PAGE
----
Measuring Mental Capacity in Sports: The Dennis Wideman Incident
On February 3, 2016, the National Hockey League suspended Calgary Flames defenseman Dennis Wideman for 20 games. This was in response to an incident that occurred about a week previously, where Wideman made physical contact with an official, linesman Don Henderson.
Before diving into a discussion, here is the rule that Wideman allegedly broke:
40.2 – Physical Abuse of Officials
Any player who deliberately strikes an official and causes injury or who deliberately applies physical force in any manner against an official with intent to injure, or who in any manner attempts to injure an official shall be automatically suspended for not less than twenty (20) games. (For the purpose of the rule, “intent to injure” shall mean any physical force which a player knew or should have known could reasonably be expected to cause injury.)
The incident can be seen here. As the video shows, prior to the incident, another player checked Wideman hard causing his head to hit the boards. Visibly shaken, he began to skate towards his bench. Prior to exiting the ice, however, he raised his arms and, while almost veering away from him, appears to ‘cross-check’ the official, who went to the hospital following the game and was subsequently diagnosed with a concussion. It should also be noted that following the game Wideman was also diagnosed with a concussion.
In the reasoning for the suspension, the NHL cites the ending of rule 40.2, which says that a player ought to know when physical contact could have reasonably caused harm. The league argues that Wideman’s actions following the check indicated awareness of his surroundings, thus he ought to have known to avoid the contact.
Deliberate physical contact with an official is unacceptable in any sport. The same standard applies here, Wideman’s state of mind prior to his offence brings the nature of the physical contact into question. It is widely accepted that a concussion can throw off your balance and level of coherence.
On the NHL’s reasoning, the fact that Wideman slapped his stick on the ice to indicate a shift change and appeared to skate with no difficulty, albeit slowly, indicated that he was not suffering any cognitive defect.
Because s. 40.2 uses an objective standard (“ought to have known”) it may catch conduct that results from hindered coherence or accidental contact. This begs the question: how should the NHL deal with players that make contact with a referee while they are experiencing the infancy stage of a concussion?
The problem is that the NHL’s rules do not properly define the scope of conduct that should be considered accidental. To be fair, the harsh standard is likely intended to protect officials and the league should justifiably take any and all situations in which physical contact with officials occur very seriously.
However, if Wideman did experience a concussion, one could argue that his awareness had been hindered, which could have made his contact with the referee accidental—or at least unintentional. Granted, concussions do vary in severity and the nature of Wideman’s concussion has not yet been released. In his appeal, Wideman will have to show that his concussion was severe enough to hinder his responsiveness.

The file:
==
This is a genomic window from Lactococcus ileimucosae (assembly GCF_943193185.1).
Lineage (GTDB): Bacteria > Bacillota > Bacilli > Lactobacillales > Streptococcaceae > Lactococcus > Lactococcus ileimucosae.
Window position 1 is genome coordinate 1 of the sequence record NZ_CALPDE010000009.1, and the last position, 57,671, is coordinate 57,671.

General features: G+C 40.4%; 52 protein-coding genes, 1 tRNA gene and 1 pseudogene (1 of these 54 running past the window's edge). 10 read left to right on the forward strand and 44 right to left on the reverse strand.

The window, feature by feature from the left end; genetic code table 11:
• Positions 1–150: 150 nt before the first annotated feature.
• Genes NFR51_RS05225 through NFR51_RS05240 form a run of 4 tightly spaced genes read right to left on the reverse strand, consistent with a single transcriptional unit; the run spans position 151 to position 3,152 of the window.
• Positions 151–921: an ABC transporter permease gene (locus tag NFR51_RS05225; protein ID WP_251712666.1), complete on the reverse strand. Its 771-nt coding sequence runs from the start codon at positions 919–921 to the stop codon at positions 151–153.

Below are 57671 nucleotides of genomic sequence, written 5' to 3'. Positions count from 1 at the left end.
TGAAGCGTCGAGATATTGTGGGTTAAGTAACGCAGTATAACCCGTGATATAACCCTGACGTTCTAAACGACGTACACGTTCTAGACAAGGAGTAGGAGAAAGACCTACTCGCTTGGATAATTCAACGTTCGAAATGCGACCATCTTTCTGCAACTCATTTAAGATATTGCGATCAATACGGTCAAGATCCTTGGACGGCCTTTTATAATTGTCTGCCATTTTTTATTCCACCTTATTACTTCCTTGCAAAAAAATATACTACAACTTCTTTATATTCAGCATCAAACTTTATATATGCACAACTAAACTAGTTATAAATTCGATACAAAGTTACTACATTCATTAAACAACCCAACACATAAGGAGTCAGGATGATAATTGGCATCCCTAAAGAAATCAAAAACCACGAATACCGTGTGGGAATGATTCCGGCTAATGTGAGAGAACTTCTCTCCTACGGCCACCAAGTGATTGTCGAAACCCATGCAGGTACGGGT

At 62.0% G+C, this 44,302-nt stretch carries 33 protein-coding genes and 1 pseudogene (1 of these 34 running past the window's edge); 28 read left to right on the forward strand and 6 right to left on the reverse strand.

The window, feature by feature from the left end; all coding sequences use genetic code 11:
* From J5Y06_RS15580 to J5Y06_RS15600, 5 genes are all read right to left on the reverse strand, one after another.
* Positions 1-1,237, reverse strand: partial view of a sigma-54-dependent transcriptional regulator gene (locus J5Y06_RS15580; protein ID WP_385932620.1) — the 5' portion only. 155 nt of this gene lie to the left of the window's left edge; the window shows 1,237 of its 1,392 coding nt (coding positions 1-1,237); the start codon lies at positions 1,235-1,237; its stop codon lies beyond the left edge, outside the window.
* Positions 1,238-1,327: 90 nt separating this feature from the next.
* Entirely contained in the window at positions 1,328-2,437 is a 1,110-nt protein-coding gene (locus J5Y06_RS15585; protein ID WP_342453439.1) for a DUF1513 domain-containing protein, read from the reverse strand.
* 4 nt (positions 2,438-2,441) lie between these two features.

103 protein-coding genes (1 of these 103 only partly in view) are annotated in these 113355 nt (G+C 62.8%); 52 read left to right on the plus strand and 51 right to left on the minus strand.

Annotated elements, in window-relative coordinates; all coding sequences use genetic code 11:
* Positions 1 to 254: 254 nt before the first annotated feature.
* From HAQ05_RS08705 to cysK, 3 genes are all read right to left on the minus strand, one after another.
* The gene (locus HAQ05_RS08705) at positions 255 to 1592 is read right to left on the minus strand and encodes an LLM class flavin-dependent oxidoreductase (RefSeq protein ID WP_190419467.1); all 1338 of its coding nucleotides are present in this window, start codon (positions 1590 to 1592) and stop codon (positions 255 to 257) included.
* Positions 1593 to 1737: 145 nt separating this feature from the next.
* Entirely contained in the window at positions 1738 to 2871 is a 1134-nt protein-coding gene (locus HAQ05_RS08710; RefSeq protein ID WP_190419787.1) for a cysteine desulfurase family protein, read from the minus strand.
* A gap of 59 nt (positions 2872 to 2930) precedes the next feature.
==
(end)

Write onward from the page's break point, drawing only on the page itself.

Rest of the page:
We have all learned about involuntariness in our 1L criminal law classes. To be clear, Wideman could very well be the guilty party here. That being said, he still experienced a concussion and could have very well been feeling some type of disorientation. His actions, then, may have been involuntary. One could argue that, in his state of mind, Wideman was unaware of his surroundings. He does appear to move away from the official prior to the contact, which may have been an effort to avoid contact.
Nevertheless, the conduct of Wideman, who stayed in the game and stated he was “fine”, indicates mostly a coherent state of mind. But if it was not, how does the NHL proceed?
The Calgary Flames have supported Wideman’s appeal, stating they believe the incident was accidental contact. However, Wideman’s appeal is not guaranteed to succeed. While he definitely was not completely incoherent, it is possible Wideman was not in a totally clear state of mind. The NHL would have to then define intentionality as something that requires a certain level of competency and awareness, an element that may be difficult to prove. This level of coherency would have to coincide with a player who should have known that their contact was likely to cause injury.
Surely we cannot expect the same level of reasonableness from a recently-concussed player as we do a player who is not experiencing some type of disorientation. The reasonable person is generally judged on a modified objective standard, and the question is: “what would a reasonable person who had just experienced a concussion have done in the circumstances?”
Regardless of how this plays out, it has created an unprecedented situation in hockey. The rules surrounding contact with officials may seem black and white, but recent recognition of the cognitive effects of concussions—even in early stages—has made the guidelines more complicated. The league may find itself re-evaluating the meaning of “intentional” to take potentially concussed players into account, and modify the objective “reasonable player” standard to give weight to the situation on the facts. It is clear that Wideman will likely argue he did not mean to hit the official, supported by the fact that was not in the right state of mind. If the NHL chooses to sustain the suspension, they will set a standard for measuring mental awareness, which will undoubtedly affect future decisions on similar incidents.
Jordan Kirlik (1L) is a contributor to Juris Diction and an executive member of the Queen’s Sports and Entertainment Law Society (SELS).